Lawrence:  As Sandy stated, we do a 2-minute plank after each workout session and we have one dedicated “ab blitz” day per week.  This ab session lasts about 30 to 40 minutes.  Rusty, years ago you sent out an email detailing an ab workout involving woodchoppers finishing off with Pallof Presses.

We begin each “ab blitz” session with this woodchopper workout, which really gets the heart pumping.  We then do variations of weighted ab and density based ab exercises.  Creating dense abdominal muscles this way is beneficial because even when you are at higher body fat percentage you can still have visible abs.  We plan on doing a video in the near future detailing this ab workout.

Q: One concern we get from people about HCFL diet is the belief that we need plenty of fats for optimal hormone function. I’ve been eating this way for 2+ years and I have never had an issue, but have either of you experienced any problems of this nature?

Sandy: I have never had a problem with this since starting HCFL.  In fact, I would say that all my bodily systems are functioning more optimally.

Lawrence: I have not had a problem with this either.  My libido is strong, (just ask Sandy hehehe), I am stronger in my lifts than I have ever been, and my metabolism is revved way up.  When we first started off using HCFL, Sandy and I were just coming off of years of dieting on and off on a KETO style diet.

Needless to say, our bodies were not used to processing so many carbohydrates.  We did not lose any weight for the first 3 weeks.  But we loved the way we were feeling regardless, so we forged ahead with HCFL.  All of a sudden we started losing weight, and doing so consistently.  I am sure there were a lot of factors going on here, but I believe one of the factors was that our bodies were just getting used to processing all of the carbohydrates.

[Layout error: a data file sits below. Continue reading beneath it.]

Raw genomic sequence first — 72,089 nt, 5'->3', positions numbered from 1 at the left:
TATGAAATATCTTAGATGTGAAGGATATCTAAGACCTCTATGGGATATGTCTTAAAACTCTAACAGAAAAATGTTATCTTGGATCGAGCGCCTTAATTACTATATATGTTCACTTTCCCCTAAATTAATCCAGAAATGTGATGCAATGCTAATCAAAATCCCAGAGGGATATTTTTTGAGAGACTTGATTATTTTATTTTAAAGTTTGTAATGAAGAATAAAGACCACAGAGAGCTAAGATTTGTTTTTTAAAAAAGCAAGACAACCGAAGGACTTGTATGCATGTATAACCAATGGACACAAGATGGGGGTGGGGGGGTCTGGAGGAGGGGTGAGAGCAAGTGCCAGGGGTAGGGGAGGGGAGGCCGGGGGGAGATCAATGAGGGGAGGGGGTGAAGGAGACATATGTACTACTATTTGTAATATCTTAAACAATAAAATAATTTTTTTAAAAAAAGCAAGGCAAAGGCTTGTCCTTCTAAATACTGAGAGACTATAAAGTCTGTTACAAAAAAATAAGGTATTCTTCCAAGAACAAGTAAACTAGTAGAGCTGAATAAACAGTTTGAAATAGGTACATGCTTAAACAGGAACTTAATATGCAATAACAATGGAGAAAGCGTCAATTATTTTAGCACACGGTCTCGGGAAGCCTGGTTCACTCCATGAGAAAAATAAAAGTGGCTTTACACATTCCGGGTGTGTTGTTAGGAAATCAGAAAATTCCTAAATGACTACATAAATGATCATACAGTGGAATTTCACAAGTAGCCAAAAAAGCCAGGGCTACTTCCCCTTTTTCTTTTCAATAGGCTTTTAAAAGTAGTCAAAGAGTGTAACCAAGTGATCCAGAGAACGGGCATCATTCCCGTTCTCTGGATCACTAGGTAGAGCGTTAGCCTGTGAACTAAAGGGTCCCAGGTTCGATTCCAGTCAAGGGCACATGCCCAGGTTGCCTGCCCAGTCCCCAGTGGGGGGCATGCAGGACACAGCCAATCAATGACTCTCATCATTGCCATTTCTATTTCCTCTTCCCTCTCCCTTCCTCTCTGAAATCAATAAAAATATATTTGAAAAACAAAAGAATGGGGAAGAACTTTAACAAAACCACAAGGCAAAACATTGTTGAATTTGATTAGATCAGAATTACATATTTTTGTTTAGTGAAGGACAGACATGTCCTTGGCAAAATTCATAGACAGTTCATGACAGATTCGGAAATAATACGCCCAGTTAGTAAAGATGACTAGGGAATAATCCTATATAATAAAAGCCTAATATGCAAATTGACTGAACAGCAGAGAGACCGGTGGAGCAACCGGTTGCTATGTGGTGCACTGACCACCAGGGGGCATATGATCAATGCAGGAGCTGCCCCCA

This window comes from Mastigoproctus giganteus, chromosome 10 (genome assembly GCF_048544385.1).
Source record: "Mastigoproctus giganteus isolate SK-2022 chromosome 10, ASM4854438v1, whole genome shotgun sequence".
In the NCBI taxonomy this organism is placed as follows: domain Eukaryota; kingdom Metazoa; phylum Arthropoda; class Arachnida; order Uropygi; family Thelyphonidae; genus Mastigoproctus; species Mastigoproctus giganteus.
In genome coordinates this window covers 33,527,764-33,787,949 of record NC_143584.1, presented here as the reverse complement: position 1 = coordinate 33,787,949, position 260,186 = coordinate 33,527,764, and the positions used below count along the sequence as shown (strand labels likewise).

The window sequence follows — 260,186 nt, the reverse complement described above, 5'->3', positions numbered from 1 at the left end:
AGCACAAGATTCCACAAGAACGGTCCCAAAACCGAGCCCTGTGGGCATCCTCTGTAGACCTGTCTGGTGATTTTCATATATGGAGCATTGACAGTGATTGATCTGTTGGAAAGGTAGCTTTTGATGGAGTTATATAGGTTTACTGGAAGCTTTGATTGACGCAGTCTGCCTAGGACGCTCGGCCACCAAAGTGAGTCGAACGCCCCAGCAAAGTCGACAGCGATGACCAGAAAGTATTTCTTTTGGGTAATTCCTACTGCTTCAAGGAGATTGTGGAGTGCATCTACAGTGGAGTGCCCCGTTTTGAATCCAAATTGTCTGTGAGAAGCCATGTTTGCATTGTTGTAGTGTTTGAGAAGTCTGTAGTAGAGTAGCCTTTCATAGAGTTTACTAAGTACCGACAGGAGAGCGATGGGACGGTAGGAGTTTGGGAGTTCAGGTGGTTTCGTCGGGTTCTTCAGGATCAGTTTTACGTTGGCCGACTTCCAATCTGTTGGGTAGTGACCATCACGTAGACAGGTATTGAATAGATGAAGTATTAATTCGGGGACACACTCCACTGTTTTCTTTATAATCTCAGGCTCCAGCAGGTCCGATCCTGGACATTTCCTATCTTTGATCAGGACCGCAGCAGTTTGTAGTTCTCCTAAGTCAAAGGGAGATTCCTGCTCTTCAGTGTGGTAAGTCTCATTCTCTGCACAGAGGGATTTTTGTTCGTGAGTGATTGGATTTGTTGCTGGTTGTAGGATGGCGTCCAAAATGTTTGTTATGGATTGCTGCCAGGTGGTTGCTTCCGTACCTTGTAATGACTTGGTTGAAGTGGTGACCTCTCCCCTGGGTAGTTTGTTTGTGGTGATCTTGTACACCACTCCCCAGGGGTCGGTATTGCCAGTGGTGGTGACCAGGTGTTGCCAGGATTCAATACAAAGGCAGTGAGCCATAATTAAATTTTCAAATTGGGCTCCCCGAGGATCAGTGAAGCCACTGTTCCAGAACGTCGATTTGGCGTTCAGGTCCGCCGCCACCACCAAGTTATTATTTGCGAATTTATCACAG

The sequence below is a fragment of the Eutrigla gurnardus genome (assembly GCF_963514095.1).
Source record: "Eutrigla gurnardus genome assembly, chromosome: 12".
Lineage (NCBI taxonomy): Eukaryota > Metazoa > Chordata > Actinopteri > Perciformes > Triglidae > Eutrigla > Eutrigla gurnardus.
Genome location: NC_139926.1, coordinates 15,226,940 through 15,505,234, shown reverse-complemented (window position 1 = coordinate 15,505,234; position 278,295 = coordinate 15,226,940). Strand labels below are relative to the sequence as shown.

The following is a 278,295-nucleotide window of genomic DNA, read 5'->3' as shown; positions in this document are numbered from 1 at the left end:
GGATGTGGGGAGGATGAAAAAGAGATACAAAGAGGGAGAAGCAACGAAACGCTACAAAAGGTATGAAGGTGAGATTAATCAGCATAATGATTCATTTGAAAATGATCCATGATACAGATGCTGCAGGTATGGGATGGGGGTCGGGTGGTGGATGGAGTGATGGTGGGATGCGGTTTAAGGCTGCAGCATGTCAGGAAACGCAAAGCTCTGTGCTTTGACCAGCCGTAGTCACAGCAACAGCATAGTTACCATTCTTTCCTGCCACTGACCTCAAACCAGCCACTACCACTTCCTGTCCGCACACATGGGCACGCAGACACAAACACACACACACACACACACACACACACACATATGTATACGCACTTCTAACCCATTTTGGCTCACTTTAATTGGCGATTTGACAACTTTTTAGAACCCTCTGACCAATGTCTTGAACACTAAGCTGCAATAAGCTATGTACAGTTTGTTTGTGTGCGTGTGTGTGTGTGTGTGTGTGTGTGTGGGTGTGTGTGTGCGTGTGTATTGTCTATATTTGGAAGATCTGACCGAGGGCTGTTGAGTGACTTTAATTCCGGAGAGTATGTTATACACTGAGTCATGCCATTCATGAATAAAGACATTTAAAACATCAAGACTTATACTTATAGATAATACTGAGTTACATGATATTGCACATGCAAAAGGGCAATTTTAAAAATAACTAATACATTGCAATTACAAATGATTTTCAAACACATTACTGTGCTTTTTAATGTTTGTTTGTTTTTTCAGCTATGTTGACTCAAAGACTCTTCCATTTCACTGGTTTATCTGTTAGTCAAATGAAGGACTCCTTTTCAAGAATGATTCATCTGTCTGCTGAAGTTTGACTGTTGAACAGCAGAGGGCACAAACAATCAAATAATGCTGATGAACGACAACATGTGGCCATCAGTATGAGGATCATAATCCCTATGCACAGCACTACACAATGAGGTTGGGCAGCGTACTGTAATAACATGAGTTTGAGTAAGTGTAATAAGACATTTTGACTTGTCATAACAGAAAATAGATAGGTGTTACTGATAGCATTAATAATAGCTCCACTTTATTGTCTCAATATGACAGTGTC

Q: I’d like to thank you both for taking the time to answer these questions. You both work full-time and have kids yet find the time to stay lean and healthy. 

Sandy: Thank you so much, Rusty.  Lawrence and I wanted the 30 somethings and 40 somethings out there to have a voice. Let’s face it, we know what it’s like to work full time, raise kids, deal with day to day stressors, and on top of all that deal with a slowing metabolism.  Trying to get in shape gets frustrating.  Not to mention the media.  It gets so confusing out there.

There are so many opinions on what you can eat, what you can’t eat, what diets work and which ones don’t.  Lawrence and I have been there.  We are still there, lol.  But we have found a lifestyle that works for us.  We feel better, we have more energy, we are leaner and more importantly, we are healthier.  We want to help people out there feel the same way.

Lawrence:  Yes Rusty, thank you.  There are very few people in the fitness industry that you can actually trust and Rusty, you are one of the few.  (No he did not pay me to say this… yet).  We just want to pay it forward.